Carlisle, ‘Gateway to the West’

The heart of downtown Carlisle, Pennsylvania, marked with stately architecture, hidden alleys, and old homes, is akin to that of an elderly great lady: mature and put together at first glance, but, upon closer inspection, privately bursting with stories of her vibrant past.

The streets, lined with austere brick townhomes, arched doorways that lead to small alleyways, and private gardens, largely reflect the original plan of the town from the 1750s. Plaques nailed into plaster siding or erected as wayside markers along the main sidewalk are etched with details that offer a window into Carlisle’s rich and varied history.

Tucked between the Blue Mountains of Cumberland County, in the heart of south-central Pennsylvania, the town of Carlisle began as a trading post in the 1720s. Named after the town in the north of England, Carlisle was elected county seat of the newly formed county in the 1750s.

The early years of Carlisle were tumultuous and rocky, marked by skirmishes, negotiations, sieges, and warfare. Just a few years after its founding, Carlisle found itself at continuous odds with the Native American Iroquois Confederacy. Benjamin Franklin arrived to negotiate a treaty in 1753, one that was albeit short-lived, as a year later, the French and Indian War began. He stayed at a tavern which, until its demise in 1906, was marked as the Franklin House.

From 1750 to 1815, Carlisle held the title of Gateway to the West, the door to the frontier. Crossed by major roads and routes, Carlisle played a key role in westward expansion. Today, the town still sits at the intersection of two major trucking routes.

During the Revolutionary War, the town became a munitions supply line, offering much needed logistical support through the Carlisle Barracks, the second-oldest Army post in the United States. For a short time, Maj. John Andre of the British forces was held prisoner in Carlisle.

The statue of Mary Ludwig Hays McCauley, widely known as “Molly Pitcher,” is located in the Old Public Graveyard in Carlisle. Molly is said to have earned her fame by bringing pitchers of water to soldiers fighting at the Battle of Monmouth, New Jersey, in 1778, and then bravely fighting in her husband’s place after he was wounded in battle. A brewery in her name on High Street honors her heroic actions and patriotic spirit.

After the Revolutionary War, Carlisle was a contender for the nation’s capital. In 1794, George Washington spent a week in Carlisle, reviewing and organizing and reviewing his troops before heading west to quell the Whiskey Rebellion.

Carlisle was no less active in the years leading up to and including the Civil War. After abolishing slavery in 1847, many counties in Pennsylvania became routes for the Underground Railroad, leading fugitive slaves from southern states to freedom in the North or Canada. A few routes ran through Carlisle and its surrounding towns. The Old Courthouse, an impressive brick structure with a bell and clock tower, was the stage for two runaway slave cases, the ruling of one sparking a riot that resulted in the death of a slaveholder.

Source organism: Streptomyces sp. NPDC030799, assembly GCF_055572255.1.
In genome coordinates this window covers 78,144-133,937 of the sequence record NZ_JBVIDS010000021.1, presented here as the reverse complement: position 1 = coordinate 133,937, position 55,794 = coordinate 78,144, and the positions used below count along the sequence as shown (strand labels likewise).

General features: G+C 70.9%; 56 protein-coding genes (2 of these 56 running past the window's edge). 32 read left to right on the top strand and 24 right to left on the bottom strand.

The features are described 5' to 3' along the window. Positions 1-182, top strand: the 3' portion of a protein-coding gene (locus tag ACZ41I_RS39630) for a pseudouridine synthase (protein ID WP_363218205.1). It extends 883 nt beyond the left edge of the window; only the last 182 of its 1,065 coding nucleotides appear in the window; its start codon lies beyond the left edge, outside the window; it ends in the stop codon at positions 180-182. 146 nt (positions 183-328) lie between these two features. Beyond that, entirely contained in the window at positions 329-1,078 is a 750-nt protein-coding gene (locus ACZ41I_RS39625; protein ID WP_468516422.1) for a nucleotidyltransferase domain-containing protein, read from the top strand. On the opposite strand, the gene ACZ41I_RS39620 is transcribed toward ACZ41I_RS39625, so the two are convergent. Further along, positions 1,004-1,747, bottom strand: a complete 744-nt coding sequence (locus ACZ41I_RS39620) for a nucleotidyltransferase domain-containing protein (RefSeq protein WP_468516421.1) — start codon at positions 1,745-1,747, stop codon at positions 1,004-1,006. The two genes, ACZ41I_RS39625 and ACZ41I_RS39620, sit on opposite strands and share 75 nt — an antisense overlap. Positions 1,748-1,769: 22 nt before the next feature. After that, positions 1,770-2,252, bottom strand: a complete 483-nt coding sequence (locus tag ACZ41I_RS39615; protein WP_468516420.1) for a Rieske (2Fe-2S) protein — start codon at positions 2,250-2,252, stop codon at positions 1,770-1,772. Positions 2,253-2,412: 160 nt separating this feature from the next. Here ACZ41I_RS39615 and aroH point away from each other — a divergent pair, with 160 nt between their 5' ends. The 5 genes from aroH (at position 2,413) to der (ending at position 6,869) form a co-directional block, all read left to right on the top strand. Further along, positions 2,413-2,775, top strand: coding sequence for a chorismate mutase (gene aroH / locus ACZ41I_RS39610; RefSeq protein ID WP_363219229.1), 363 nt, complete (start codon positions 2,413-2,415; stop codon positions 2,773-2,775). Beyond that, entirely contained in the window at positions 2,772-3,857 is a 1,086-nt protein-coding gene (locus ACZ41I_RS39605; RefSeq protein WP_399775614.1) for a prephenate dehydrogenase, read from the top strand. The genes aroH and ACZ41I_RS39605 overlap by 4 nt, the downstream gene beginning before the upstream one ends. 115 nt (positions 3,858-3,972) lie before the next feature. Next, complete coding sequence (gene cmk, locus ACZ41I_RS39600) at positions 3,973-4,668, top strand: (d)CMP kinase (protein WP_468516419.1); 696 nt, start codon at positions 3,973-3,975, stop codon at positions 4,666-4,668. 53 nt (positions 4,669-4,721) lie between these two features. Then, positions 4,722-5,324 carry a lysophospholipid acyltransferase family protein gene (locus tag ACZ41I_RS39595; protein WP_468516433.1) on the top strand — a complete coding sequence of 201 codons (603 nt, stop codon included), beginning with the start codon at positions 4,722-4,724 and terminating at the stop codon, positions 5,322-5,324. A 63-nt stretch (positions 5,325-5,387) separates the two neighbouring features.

In 1861, Carlisle came under siege by Gen. Jeb Stuart. The Union militia, led by Maj. Gen. William Smith, refused to surrender, famously replying, “Shell away, and be damned.”

Carlisle Today

In the years since the Civil War, Carlisle has become a center for arts, education, entertainment, and outdoor recreation. Home to Dickinson College, the Army War College, and the Central Pennsylvania Youth Ballet, Carlisle attracts students and visitors from all over the region and world.

Situated near the midway point of the Appalachian Trail, the 2,200-mile hiking trail that stretches from Maine to Georgia, Carlisle is surrounded by beautiful, accessible hikes. The town of Carlisle is bike-friendly, encouraging its residents and visitors alike to explore its corners on two wheels.

Carlisle is perhaps most famous for its annual car shows, put on regularly at the Carlisle Fairgrounds.

Where to Eat

With the addition of microbreweries and flavorful independent restaurants, Carlisle is putting itself on the map as a food destination. Denim Coffee Shop, a specialty coffee shop and roaster near the square in Carlisle, provides smooth, unique roasts, carefully sourced with deep care and respect for the farmer who grows the bean.

Issei Noodle and 1794 The Whiskey Rebellion serve unique foods with fresh, local ingredients. Molly Pitcher Brewing Company and Desperate Times Brewery stock their menus with craft beers and flavorful food, perfect for enjoying after a day of exploring Carlisle’s history.

At every turn, the quaint, historic town of Carlisle invites visitors and residents in for a closer look. Brimming with far more stories and anecdotes than a single article can contain, Carlisle beckons lovers of nature and history to explore its streets, squares, and trails, uncovering what lies beneath its picturesque façade.

Rachael Dymski is an author, florist, and mom to two little girls. She is currently writing a novel about the German occupation of the Channel Islands and blogs on her website,

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